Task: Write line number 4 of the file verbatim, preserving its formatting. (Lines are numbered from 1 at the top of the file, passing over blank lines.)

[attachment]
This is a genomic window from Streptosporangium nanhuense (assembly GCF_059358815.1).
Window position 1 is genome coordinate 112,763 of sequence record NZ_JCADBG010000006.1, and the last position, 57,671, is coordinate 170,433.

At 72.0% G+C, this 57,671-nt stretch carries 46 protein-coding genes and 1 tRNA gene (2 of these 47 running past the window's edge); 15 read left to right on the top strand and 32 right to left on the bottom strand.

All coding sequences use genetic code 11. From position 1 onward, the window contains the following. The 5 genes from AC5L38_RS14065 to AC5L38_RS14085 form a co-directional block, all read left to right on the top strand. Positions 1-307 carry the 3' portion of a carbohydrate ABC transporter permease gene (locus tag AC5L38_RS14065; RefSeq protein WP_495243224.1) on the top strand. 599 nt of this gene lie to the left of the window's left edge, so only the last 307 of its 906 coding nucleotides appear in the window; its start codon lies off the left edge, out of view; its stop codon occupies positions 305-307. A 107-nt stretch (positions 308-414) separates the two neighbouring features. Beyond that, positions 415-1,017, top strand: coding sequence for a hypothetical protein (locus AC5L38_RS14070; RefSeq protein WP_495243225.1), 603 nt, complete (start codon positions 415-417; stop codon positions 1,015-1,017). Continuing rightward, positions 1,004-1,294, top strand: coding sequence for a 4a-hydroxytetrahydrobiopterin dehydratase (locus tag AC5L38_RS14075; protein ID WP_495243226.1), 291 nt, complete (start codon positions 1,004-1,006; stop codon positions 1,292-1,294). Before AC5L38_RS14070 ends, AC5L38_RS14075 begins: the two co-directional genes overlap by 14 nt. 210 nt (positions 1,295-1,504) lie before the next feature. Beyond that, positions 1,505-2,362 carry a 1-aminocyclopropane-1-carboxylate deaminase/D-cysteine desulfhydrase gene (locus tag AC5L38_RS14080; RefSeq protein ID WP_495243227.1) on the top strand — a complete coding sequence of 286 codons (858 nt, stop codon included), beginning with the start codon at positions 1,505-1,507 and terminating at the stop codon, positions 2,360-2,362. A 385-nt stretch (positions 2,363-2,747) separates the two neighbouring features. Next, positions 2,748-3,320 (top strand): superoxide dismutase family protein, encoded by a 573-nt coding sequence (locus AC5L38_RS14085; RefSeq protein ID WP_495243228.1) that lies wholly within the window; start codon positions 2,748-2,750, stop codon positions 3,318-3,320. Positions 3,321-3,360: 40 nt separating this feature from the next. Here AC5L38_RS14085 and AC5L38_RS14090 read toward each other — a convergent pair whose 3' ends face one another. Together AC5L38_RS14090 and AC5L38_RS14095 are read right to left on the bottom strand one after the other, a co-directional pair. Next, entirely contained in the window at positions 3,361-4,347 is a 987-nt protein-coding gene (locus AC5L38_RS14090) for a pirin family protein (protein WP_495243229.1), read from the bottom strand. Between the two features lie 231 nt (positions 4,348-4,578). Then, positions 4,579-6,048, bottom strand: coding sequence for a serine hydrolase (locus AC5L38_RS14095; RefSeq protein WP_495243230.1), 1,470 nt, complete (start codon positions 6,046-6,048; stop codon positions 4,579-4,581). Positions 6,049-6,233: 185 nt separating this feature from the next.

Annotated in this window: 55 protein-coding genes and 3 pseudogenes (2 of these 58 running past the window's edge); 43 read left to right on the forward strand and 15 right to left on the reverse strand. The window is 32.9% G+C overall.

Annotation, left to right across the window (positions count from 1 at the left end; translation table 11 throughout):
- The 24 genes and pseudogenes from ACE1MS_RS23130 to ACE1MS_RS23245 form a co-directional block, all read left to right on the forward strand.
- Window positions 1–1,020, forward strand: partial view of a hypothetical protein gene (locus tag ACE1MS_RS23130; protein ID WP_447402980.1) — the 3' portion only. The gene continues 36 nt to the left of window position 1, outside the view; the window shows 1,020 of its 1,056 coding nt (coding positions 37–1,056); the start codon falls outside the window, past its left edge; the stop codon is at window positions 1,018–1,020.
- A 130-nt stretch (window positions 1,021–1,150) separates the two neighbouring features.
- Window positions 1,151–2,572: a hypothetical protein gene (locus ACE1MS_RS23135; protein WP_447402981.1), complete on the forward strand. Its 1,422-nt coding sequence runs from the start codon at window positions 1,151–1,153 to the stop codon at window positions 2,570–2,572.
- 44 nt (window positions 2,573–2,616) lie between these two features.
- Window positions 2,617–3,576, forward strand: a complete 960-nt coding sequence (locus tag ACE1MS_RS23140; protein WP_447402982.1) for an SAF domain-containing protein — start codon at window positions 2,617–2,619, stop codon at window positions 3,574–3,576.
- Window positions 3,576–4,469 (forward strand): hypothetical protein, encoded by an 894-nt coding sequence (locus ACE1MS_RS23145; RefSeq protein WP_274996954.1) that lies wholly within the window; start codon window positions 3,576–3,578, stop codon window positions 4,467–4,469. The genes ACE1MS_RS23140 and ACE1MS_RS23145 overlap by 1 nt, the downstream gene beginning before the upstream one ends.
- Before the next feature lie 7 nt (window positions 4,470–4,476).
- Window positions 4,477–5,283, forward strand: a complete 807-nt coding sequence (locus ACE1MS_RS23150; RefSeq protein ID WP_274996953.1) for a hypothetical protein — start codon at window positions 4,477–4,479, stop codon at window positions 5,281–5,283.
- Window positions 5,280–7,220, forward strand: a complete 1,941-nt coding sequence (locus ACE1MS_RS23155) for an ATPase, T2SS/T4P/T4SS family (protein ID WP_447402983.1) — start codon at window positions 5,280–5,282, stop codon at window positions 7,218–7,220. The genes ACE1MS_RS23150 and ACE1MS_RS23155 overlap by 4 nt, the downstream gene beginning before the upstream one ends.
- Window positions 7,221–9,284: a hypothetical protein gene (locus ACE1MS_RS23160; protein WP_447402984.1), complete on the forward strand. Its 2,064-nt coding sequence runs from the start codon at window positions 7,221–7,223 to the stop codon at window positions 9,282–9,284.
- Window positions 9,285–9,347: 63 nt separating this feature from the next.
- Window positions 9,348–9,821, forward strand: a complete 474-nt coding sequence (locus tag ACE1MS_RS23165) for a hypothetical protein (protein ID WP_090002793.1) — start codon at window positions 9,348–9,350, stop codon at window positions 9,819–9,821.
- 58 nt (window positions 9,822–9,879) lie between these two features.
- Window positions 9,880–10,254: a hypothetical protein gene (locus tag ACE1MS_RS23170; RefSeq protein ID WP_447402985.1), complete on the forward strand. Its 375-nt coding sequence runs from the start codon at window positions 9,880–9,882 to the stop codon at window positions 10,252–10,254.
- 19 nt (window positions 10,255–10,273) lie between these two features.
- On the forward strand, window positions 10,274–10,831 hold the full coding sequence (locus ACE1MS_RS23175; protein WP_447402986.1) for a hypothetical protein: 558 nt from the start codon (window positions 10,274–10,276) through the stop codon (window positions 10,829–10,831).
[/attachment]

All coding sequences use genetic code 11. From position 1 onward, the window contains the following. The 5 genes from AC5L38_RS14065 to AC5L38_RS14085 form a co-directional block, all read left to right on the top strand. Positions 1-307 carry the 3' portion of a carbohydrate ABC transporter permease gene (locus tag AC5L38_RS14065; RefSeq protein WP_495243224.1) on the top strand. 599 nt of this gene lie to the left of the window's left edge, so only the last 307 of its 906 coding nucleotides appear in the window; its start codon lies off the left edge, out of view; its stop codon occupies positions 305-307. A 107-nt stretch (positions 308-414) separates the two neighbouring features. Beyond that, positions 415-1,017, top strand: coding sequence for a hypothetical protein (locus AC5L38_RS14070; RefSeq protein WP_495243225.1), 603 nt, complete (start codon positions 415-417; stop codon positions 1,015-1,017). Continuing rightward, positions 1,004-1,294, top strand: coding sequence for a 4a-hydroxytetrahydrobiopterin dehydratase (locus tag AC5L38_RS14075; protein ID WP_495243226.1), 291 nt, complete (start codon positions 1,004-1,006; stop codon positions 1,292-1,294). Before AC5L38_RS14070 ends, AC5L38_RS14075 begins: the two co-directional genes overlap by 14 nt. 210 nt (positions 1,295-1,504) lie before the next feature. Beyond that, positions 1,505-2,362 carry a 1-aminocyclopropane-1-carboxylate deaminase/D-cysteine desulfhydrase gene (locus tag AC5L38_RS14080; RefSeq protein ID WP_495243227.1) on the top strand — a complete coding sequence of 286 codons (858 nt, stop codon included), beginning with the start codon at positions 1,505-1,507 and terminating at the stop codon, positions 2,360-2,362. A 385-nt stretch (positions 2,363-2,747) separates the two neighbouring features. Next, positions 2,748-3,320 (top strand): superoxide dismutase family protein, encoded by a 573-nt coding sequence (locus AC5L38_RS14085; RefSeq protein ID WP_495243228.1) that lies wholly within the window; start codon positions 2,748-2,750, stop codon positions 3,318-3,320. Positions 3,321-3,360: 40 nt separating this feature from the next. Here AC5L38_RS14085 and AC5L38_RS14090 read toward each other — a convergent pair whose 3' ends face one another. Together AC5L38_RS14090 and AC5L38_RS14095 are read right to left on the bottom strand one after the other, a co-directional pair. Next, entirely contained in the window at positions 3,361-4,347 is a 987-nt protein-coding gene (locus AC5L38_RS14090) for a pirin family protein (protein WP_495243229.1), read from the bottom strand. Between the two features lie 231 nt (positions 4,348-4,578). Then, positions 4,579-6,048, bottom strand: coding sequence for a serine hydrolase (locus AC5L38_RS14095; RefSeq protein WP_495243230.1), 1,470 nt, complete (start codon positions 6,046-6,048; stop codon positions 4,579-4,581). Positions 6,049-6,233: 185 nt separating this feature from the next.